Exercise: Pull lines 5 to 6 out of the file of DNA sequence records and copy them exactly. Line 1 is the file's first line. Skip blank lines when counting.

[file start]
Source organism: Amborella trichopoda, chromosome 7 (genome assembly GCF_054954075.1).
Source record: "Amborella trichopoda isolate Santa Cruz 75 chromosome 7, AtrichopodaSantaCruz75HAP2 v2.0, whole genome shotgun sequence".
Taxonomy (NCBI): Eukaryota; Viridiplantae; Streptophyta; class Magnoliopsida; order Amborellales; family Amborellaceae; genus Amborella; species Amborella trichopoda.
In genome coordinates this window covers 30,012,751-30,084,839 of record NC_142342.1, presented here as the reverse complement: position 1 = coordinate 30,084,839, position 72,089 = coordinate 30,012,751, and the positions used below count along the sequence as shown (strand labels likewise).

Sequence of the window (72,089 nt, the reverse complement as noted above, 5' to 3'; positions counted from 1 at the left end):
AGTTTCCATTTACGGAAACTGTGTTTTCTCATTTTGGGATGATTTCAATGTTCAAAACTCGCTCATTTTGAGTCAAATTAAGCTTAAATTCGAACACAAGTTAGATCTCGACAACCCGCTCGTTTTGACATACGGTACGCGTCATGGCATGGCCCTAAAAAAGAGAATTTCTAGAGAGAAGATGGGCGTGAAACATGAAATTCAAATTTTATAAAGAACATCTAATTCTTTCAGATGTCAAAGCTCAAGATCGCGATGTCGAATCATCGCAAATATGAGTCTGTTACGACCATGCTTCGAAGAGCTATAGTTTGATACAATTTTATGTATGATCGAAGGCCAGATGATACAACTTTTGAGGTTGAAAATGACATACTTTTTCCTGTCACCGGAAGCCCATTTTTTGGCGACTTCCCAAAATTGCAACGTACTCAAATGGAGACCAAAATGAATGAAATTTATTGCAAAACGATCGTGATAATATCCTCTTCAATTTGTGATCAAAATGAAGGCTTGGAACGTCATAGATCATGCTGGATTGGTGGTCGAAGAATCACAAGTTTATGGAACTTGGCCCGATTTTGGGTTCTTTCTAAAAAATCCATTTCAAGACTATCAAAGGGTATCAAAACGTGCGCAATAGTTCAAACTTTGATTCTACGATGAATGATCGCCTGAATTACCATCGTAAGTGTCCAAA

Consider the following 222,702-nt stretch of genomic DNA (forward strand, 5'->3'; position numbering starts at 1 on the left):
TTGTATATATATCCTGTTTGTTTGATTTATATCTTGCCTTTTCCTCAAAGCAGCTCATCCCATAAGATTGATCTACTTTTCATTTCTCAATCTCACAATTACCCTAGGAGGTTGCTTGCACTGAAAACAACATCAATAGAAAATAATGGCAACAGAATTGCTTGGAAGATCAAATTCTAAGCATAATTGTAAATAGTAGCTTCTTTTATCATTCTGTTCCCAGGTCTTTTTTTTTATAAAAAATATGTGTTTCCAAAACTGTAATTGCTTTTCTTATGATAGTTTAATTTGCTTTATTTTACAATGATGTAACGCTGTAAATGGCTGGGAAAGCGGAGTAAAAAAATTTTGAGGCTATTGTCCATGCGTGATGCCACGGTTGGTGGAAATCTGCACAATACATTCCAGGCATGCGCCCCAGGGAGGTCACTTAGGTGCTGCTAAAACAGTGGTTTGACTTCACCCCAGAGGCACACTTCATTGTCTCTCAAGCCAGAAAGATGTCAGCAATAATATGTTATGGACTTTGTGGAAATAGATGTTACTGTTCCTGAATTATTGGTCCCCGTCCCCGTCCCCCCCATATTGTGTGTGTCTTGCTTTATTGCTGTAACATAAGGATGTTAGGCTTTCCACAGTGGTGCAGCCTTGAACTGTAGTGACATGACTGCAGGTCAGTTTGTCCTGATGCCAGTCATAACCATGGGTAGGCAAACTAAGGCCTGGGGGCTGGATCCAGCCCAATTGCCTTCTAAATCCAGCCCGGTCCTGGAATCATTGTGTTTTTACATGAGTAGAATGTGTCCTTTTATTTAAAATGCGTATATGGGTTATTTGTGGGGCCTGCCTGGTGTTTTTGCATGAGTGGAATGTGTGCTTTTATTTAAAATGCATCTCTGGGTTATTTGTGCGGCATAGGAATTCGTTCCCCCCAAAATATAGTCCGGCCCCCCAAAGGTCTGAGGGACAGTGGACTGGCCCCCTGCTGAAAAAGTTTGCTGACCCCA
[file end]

Sequence of the window (72,089 nt, the reverse complement as noted above, 5' to 3'; positions counted from 1 at the left end):
AGTTTCCATTTACGGAAACTGTGTTTTCTCATTTTGGGATGATTTCAATGTTCAAAACTCGCTCATTTTGAGTCAAATTAAGCTTAAATTCGAACACAAGTTAGATCTCGACAACCCGCTCGTTTTGACATACGGTACGCGTCATGGCATGGCCCTAAAAAAGAGAATTTCTAGAGAGAAGATGGGCGTGAAACATGAAATTCAAATTTTATAAAGAACATCTAATTCTTTCAGATGTCAAAGCTCAAGATCGCGATGTCGAATCATCGCAAATATGAGTCTGTTACGACCATGCTTCGAAGAGCTATAGTTTGATACAATTTTATGTATGATCGAAGGCCAGATGATACAACTTTTGAGGTTGAAAATGACATACTTTTTCCTGTCACCGGAAGCCCATTTTTTGGCGACTTCCCAAAATTGCAACGTACTCAAATGGAGACCAAAATGAATGAAATTTATTGCAAAACGATCGTGATAATATCCTCTTCAATTTGTGATCAAAATGAAGGCTTGGAACGTCATAGATCATGCTGGATTGGTGGTCGAAGAATCACAAGTTTATGGAACTTGGCCCGATTTTGGGTTCTTTCTAAAAAATCCATTTCAAGACTATCAAAGGGTATCAAAACGTGCGCAATAGTTCAAACTTTGATTCTACGATGAATGATCGCCTGAATTACCATCGTAAGTGTCCAAA